Writer-Talk Tuesday: Are Serials Making a Comeback?
Charles Dickens is well known in the 21st Century for having written some very long classics of Victorian literature: Bleak House, Great Expectations, The Pickwick Papers, David Copperfield, A Tale of Two Cities. But when he wrote them, he did so and published them as serials: episodic writing published weekly or monthly in periodicals of the time. And because of this, he was able to adjust the stories based on the feedback he received.
Commercial fiction is no longer published in this manner . . . but with the rise of fan fiction sites and e-self-publishing, serial fiction may be making a comeback.
According to this article on the Dear Author website, the benefit that fan fiction writers have been receiving for years—feedback from readers that can help shape the direction of the story—is now being sought by self-published authors. Some writers are uploading and selling portions of their novels online.
One author who is burning up the charts is self published author Sara Fawkes whose series “Anything He Wants” sells on Amazon for .99, $2.99, and $2.99 for the published versions so far for a total of 111 pages of fiction. Serials can build anticipation and lead to increased word of mouth. The pricing for serials, however, is problematic. Even Fawkes’ fans are chafing about the wait and the price. Says Gina D on Amazon “I guess I wouldn’t be as annoyed if they were all out but I hate waiting. plus 2.99 is a little much for a quarter of a book, .99 cents probably would be more appropriate.” The first entry is #20 in the Kindle store, the second is #63, and the third is #79. It’s hard to say whether Fawkes will lose readership and part of the problem may be the lack of defined schedule.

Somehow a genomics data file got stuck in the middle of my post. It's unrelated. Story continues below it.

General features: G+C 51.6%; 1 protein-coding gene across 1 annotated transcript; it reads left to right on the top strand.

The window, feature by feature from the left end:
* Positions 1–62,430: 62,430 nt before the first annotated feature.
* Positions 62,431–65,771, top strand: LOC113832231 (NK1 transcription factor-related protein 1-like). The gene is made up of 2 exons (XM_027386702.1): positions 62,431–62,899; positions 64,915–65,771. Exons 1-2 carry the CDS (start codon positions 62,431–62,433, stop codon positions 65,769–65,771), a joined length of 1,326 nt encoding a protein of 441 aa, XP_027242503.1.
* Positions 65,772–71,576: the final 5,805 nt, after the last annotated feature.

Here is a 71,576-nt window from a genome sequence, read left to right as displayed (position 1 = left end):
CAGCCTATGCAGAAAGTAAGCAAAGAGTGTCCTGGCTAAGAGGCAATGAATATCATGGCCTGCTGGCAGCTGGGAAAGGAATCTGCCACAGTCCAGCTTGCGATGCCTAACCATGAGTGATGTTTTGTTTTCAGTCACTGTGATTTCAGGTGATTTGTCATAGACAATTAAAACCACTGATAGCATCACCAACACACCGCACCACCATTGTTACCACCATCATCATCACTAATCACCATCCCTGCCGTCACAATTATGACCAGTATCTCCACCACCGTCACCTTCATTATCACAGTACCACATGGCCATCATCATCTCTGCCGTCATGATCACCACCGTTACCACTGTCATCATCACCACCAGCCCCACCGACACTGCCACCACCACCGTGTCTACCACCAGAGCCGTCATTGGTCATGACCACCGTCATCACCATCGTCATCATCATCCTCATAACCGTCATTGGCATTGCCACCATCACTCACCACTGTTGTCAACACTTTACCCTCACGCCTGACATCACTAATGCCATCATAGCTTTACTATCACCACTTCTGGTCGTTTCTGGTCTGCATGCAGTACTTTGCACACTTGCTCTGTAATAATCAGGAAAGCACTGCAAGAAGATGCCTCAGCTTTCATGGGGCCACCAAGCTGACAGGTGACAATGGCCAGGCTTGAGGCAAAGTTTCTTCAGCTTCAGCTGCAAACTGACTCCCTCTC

~”Thursday News: Is the serial revival around the corner? Or a gimmick with a limited life span?” DearAuthor.com
There are obvious benefits to getting feedback as you’re writing a story. That’s why many writers work with critique partners. But there are also drawbacks to publishing in serial format before a story is finished—and that is the problem what a lot of people run into working with critique partners, which is the temptation to endlessly tweak what you’ve already written and not move forward and complete the story.
As a writer, would you want to publish serially? As a reader, would you be willing to pay for pieces of a serialized novel with no indication of when the final installment might be published? Do you see serial novels making a comeback?